Five that evening, I hit the sheets at the Ho, and set an alarm for midnight. Not much traffic then: I expected to hit Mosquero Canyon before the clock struck two. The Ford Ranger was my wildcard. If the cops ever looked my way, even a cursory look at the rental mileage on the Tahoe and Silverado would quickly and easily show I couldn’t have used either vehicle for a roundtrip to Mosquero. And my El Camino sat in Texas—
In the Pink Taco lot, where someone was sure to see it.
The Ranger hidden off-road, under a camo blanket, I hiked for thirty minutes below the canyon’s rim—and rappelled to the ridge above Fast Freddie’s hidey-hole, though slightly to the south. No artificial lights here, so a vast stream of stars lit the night-time sky. But at nearly three a.m. Freddie should be in bed. And if he was outside, fat chance he’d be looking up.
Thirty yards from the shanty I elected to halt my march. Set my rifle on a tripod. Made a few adjustments. Scavenged four good rocks that neatly fit my palm. Propped on my knees—I launched one at the Hummer. Missed wide right. But the second smashed the windshield and triggered the alarm. I dropped on my belly and waited for the Duck.
Five minutes passed. No movement at the door. But no one could ignore that whooping alarm all night. The door swung open—
Yet five more minutes passed.
Finally. Fully-dressed Freddie suddenly filled the doorframe, shotgun in his hands. I gently squeezed the trigger. And squarely plunked the Duck.
Crawling on my belly, I advanced twenty yards. Hurled another rock, a bit smaller this time—and beaned Freddie in the head. He failed to flinch an inch. How’s that for a beaner? I gathered all my gear and scuttled down the wall.
Claiming the fallen shotgun, I kicked him once for good measure. Rolled him on his back. And grinning like an idiot—
Retrieved my tranquilizer dart.
“The joke’s on you, boy. You ain’t gettin’ a fucking cent. There ain’t two wooden nickels here. I been testin’ you all this time. Seein’ if you wanna learn. Wonderin’ if you had the balls to actually earn your money. But sure as hell you failed. Like I knew you would. A team a doctors already told me I’ll be dead inside three months. So today, tomorrow, or next week—don’t make a damn bit a difference.”
Since actions speak louder than words, I answered him not a word.
I’d never killed a man before. Outside of mosquitos and cockroaches, I rarely killed nothin’.
But Freddie hadn’t spouted shit I didn’t already know—
And knowin’ made things easier.
I fished a laptop from a rucksack. Set the HP on a counter. Same make and model as Freddie’s. The oilman’s eyes widened when I flipped the lid on his—and watched me type his password: WomenAreBitchesandHos. Once connected to his router, I fired directions to L.D. from his Yahoo mail account. I’d trussed him like a pig. But lying on his belly he looked like a stunned beached whale.
With that task accomplished, I shouldered Freddie’s shotgun—
Blew three holes through his front door. Flung the kitchen table over, the TV and his microwave crashing to the floor. Poised on one knee—I fired twice more at the table. And once through the window, glass crackling off the propane tanks, and cascading on the porch.
Ears madly ringing, I propped the shotgun by the counter. Tugged a canvas bank bag from the rucksack’s pocket: and scattered dollar bills. Freddie seemed intrigued as I stalked out the door, quickly scattering more, but saving some for the basement. Fishing a sandwich bag from my jeans, I sprinkled chunks of meth on the porch by the door—then flung the rest—still inside the baggie, over the wooden rail.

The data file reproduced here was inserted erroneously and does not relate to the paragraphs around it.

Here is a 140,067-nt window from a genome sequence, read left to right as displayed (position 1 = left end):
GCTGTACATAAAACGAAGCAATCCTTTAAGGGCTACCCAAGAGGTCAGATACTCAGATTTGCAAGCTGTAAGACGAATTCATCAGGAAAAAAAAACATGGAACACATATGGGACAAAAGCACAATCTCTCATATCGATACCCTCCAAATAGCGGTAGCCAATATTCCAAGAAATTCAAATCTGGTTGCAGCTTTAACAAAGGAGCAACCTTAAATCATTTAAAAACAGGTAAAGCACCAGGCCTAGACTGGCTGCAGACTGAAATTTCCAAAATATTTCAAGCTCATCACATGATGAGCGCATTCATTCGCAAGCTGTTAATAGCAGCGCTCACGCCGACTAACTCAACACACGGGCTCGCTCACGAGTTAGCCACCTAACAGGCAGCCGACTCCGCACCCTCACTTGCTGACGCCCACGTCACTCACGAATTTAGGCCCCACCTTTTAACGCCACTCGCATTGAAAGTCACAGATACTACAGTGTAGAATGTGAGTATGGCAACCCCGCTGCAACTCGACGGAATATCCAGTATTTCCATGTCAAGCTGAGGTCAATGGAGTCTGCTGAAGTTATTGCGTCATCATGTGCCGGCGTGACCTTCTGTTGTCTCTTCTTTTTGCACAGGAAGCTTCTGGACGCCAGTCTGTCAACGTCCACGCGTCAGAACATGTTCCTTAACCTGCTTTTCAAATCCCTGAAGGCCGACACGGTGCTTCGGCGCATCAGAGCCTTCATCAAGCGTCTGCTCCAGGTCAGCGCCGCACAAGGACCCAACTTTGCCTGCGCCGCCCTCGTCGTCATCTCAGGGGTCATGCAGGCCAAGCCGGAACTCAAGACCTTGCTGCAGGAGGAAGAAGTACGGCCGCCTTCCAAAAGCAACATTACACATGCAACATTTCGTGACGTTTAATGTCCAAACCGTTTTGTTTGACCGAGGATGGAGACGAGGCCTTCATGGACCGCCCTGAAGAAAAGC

Back inside the shanty, I yanked aside the rug—exposing the hatchway to the basement. I snatched a cat’s paw from the rucksack; again grabbed the shotgun. Keeping clear of the hatch, I pried one corner up … wedged the shotgun barrel—and flung the wood door open. Much to my surprise the door wasn’t trip-wired to another shotgun. Just to make sure, I raked the barrel round the opening … finally looked down. A simple metal ladder led into the cavern. A safe sat at the bottom: its yawning door open. And its contents empty.
Freddie chuckled. “I already told you, junior—there ain’t no money here.”
I delved the canvas bag: tugged a stack of banded bills. “Sure there is,” I countered. “Thirty thousand dollars … and some loose change.” I dumped the loose unbanded bills down into the hatch.
Glancing at my watch, I opened the LoneStar app on the HP clone—zeroed in on L.D. and her crazy posse. Adjusted the screen a tad so Freddie could get a better look.
“Are those witches holdin’ cattle prods?”
“Why do you sound surprised? The only thing that surprises me is they’re not usin’ ’em on each other. They should arrive within four hours—if they don’t kill each other first, since they all want your money.
“But it’s time for the Big Sleep, Freddie.”
This time I stabbed him: with another dart—straight through his jeans—into his meaty hamstring. A stronger dose this time. But, at least in theory, not enough to kill him. I set the laptop clone on hibernate, and tucked the banded-bills in my ass pants pocket. Clanged down the ladder. Pulled two more bags of meth. Tucked everything in the safe. Closed the door and spun the dial. Tested the handle: locked.
The basement cavern featured vents that cut through the rock, and led to the surface well away from the cabin. Once I hiked the ladder and fetched the keys to Freddie’s Hummer, I ventured back outside and scaled the eastern wall. Strolled to one of the openings—snaked a slow-burn fuse line down through the vent. Apollo and his stallions had coursed west for ninety minutes, but they’d race another hour before the sun’s first rays filtered through the canyon.
I rappelled to the rocky floor, this section of Mosquero void of vegetation. Swung the rear gate on the Hummer. Knowing I’d need to make two trips, I settled first on ferrying a five-gallon gas can along with my ropes. A vertical ladder to the cavern … not something I’d foreseen. The Honda generator weighed fifty pounds. And tossing the fucker down the hatch? Not a viable option. I’d need to use the ropes.